OPINION: The College Board lawsuit is a hopeful step towards change


Amelia Howell

Many students have complained about difficulties regarding the College Board’s AP exam submission process.

News broke on Wednesday, March 20, that the College Board will be facing a $500 million lawsuit from FairTest on behalf of angry parents and students due to submission complications during the online Advanced Placement exams. While bewildering, this lawsuit was inevitable and has addressed some concerns that have plagued these tests in past years.

Shortly after the California shelter-in-place order was made in late March, the College Board surveyed AP students nationwide to assess whether or not they were still interested in taking the AP exams. An astounding 91 percent of students were in favor despite the ongoing COVID-19 pandemic. As a result, the College Board developed and administered online AP Exams from May 11-22, and allowed a makeup testing option in June.

The plaintiff FairTest suggests that the College Board had engaged in a list of illegal actions, which ultimately led to a breach of their contract. The College Board responded to this by defaming these claims as non-factual, baseless complaints. The College Board defended themselves using two main arguments. First, the College Board said students were advised to ensure they had the most current browser to allow submissions to run smoothly. Second, they claimed that students’ failure to watch the countdown timer provided in the exam portal ultimately led to their own failed submission.

These claims outraged students and parents, who saw it as an attempt by the College Board to scapegoat students. Students across the country have spoken out, claiming that their submissions failed despite watching the timer and taking the test on an up-to-date browser. Countless attempts to submit failed as the time dwindled and left these students infuriated as their hard work had been wasted.

Prior to the release of the online AP Exams, the College Board received many concerns from not only families but also educators and counselors. Plaintiffs had complained: “the at-home AP exams would not be fair to students who have no computer, reliable access to the internet or quiet workspaces from which to work, or to under resourced students in general.” These concerns grew even as the exams began. Questions about availability and applicability of legally acquired accommodations for students with disabilities, the fair access to connectivity for all students, test security and score comparability had remained unanswered by the College Board even when exams were over.

FairTest says that the College Board rushed these “untested” computerized exams into the marketplace for their own selfish benefit and annual revenue. Their bold claim that they were untested, sent many students into panic. More than one million students failed to submit their tests, meaning that in June over one million retakes will occur.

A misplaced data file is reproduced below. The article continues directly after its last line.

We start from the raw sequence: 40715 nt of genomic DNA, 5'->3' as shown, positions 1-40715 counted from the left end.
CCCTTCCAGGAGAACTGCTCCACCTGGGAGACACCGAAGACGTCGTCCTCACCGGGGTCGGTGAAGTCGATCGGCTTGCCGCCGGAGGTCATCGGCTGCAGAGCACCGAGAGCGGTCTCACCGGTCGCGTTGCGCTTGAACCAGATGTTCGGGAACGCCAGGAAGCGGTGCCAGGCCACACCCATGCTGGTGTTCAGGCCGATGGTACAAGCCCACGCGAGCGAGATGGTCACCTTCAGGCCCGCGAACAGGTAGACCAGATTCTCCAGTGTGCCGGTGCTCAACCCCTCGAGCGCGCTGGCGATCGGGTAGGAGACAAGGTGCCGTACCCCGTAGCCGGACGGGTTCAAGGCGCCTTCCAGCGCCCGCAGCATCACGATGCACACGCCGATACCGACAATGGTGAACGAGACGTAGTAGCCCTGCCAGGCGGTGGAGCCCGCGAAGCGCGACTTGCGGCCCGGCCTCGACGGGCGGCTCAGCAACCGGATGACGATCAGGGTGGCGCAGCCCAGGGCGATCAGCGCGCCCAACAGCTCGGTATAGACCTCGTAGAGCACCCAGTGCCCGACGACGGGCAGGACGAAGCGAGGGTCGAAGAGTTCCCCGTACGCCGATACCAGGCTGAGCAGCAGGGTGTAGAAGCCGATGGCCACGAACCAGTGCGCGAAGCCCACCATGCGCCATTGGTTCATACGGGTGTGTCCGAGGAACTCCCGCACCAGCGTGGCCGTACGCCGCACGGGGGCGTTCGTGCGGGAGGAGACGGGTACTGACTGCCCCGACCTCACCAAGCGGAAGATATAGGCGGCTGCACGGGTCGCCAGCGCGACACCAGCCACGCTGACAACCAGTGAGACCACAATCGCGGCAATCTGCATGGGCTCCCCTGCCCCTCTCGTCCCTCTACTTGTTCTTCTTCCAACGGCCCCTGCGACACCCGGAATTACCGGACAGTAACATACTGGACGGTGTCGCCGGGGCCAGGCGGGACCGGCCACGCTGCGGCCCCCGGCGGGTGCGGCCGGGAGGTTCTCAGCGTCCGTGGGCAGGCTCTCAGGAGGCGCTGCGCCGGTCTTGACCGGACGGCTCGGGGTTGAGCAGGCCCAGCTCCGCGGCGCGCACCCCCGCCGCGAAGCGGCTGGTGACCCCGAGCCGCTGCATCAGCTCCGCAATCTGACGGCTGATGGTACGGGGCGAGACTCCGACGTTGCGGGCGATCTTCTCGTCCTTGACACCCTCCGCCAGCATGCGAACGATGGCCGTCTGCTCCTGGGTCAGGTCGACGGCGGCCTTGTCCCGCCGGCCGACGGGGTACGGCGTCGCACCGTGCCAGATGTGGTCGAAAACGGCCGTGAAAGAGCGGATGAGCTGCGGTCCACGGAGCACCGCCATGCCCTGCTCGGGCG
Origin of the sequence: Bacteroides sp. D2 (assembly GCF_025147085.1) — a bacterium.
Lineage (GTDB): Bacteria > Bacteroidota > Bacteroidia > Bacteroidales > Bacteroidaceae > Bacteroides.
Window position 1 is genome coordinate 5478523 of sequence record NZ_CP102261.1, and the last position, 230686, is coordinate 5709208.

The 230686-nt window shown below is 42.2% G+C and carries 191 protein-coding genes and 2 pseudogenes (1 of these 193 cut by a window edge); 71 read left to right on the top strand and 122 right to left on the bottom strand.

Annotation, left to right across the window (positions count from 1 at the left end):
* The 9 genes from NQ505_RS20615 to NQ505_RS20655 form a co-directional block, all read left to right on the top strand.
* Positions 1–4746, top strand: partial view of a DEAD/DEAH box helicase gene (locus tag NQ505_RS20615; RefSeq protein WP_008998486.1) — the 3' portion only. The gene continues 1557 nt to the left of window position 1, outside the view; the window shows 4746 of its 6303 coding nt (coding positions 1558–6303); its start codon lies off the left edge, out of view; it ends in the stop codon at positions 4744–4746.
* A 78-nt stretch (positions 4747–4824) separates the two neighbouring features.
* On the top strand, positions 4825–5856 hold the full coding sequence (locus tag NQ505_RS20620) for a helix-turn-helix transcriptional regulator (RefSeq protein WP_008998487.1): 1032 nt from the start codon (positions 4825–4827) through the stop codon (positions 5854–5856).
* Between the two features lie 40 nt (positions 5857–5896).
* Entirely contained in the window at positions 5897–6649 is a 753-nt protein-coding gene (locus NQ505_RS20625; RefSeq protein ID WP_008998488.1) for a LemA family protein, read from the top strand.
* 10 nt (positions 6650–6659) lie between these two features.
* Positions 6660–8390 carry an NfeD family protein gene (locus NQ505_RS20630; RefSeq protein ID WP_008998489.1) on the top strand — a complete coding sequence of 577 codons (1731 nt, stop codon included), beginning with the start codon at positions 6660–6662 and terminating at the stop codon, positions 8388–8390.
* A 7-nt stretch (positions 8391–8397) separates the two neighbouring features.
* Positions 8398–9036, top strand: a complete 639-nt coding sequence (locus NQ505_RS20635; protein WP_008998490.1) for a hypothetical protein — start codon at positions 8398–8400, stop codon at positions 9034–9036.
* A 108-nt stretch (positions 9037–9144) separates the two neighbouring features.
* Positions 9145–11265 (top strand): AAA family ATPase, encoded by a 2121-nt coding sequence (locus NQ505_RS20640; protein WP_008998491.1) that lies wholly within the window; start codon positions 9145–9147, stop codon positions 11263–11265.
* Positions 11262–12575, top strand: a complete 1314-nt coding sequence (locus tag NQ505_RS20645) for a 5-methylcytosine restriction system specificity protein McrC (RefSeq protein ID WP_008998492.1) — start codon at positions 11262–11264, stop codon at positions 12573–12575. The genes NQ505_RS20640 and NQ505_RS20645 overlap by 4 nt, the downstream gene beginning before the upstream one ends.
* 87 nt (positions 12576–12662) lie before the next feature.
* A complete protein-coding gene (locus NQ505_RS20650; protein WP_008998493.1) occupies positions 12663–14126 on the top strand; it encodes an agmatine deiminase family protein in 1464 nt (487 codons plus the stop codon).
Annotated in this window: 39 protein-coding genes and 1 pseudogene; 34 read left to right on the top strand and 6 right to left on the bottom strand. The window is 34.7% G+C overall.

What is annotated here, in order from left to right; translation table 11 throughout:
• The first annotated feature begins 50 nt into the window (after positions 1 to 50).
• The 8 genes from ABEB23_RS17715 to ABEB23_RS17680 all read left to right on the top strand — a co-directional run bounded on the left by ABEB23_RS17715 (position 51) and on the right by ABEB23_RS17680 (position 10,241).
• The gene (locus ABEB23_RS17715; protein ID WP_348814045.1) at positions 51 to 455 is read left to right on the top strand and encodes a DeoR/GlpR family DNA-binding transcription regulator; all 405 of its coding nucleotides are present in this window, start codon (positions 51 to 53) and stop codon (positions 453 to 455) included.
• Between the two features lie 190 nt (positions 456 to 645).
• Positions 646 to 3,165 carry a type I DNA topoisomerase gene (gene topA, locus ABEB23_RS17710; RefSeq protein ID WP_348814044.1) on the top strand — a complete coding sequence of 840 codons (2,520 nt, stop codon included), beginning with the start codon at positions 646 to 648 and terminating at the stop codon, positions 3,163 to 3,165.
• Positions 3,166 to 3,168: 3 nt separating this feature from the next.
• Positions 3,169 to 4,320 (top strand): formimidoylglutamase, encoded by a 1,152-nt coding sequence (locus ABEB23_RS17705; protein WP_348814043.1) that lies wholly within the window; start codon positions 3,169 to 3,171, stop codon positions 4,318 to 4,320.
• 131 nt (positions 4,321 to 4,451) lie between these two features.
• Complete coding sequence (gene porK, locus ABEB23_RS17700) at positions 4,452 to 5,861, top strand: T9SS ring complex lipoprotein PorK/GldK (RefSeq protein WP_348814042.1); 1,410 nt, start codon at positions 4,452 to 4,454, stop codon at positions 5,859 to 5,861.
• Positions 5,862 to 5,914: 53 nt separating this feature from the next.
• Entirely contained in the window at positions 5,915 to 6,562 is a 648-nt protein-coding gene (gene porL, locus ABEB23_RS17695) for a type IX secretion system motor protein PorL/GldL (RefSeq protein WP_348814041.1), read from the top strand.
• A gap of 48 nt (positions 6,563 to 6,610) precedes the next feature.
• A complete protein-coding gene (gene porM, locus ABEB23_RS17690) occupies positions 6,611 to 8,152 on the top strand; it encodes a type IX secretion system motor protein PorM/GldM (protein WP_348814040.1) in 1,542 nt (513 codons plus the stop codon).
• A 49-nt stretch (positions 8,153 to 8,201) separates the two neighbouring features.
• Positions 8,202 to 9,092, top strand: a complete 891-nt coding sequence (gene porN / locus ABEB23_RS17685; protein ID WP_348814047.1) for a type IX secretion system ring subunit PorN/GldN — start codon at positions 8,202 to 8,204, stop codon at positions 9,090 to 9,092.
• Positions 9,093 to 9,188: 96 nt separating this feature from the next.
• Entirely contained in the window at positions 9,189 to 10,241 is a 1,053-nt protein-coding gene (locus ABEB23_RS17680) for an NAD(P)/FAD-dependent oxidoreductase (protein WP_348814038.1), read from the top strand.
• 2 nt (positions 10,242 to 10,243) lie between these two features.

Though still unproven whether these tests were examined prior to their piloting, during the first week of exams, they were proven to experience glitches. It wasn’t until the technical glitch made it impossible for thousands of students to submit their tests that the College Board stepped in and provided a backup option for students to submit their tests if their browser failed. Thus, during the second week of testing, students who encountered errors were able to send their responses via a provided email address immediately after finishing their browser-based AP exams.

Initially, it seemed like only one percent of test takers had failed to submit, but the rising number of complaints have revealed it to be upwards of five percent and possibly up to 20 in total. Despite this new revelation, it is likely that the College Board will stick to their claim concerning students’ overwhelming response to not cancel the test despite becoming computerized. By claiming that students were eager to take the exams despite the pandemic, the College Board deflected responsibility, as there were bound to be issues with the online exam.

The College Board has been administering the SAT and AP exams for years now. Holding them accountable brings the bigger issues of American education to light. The College Board’s monopolistic role in high schoolers’ exam-taking experiences and, consequently, their access to higher education has long been controversial. This lawsuit is nothing short of monumental and will hopefully enact change.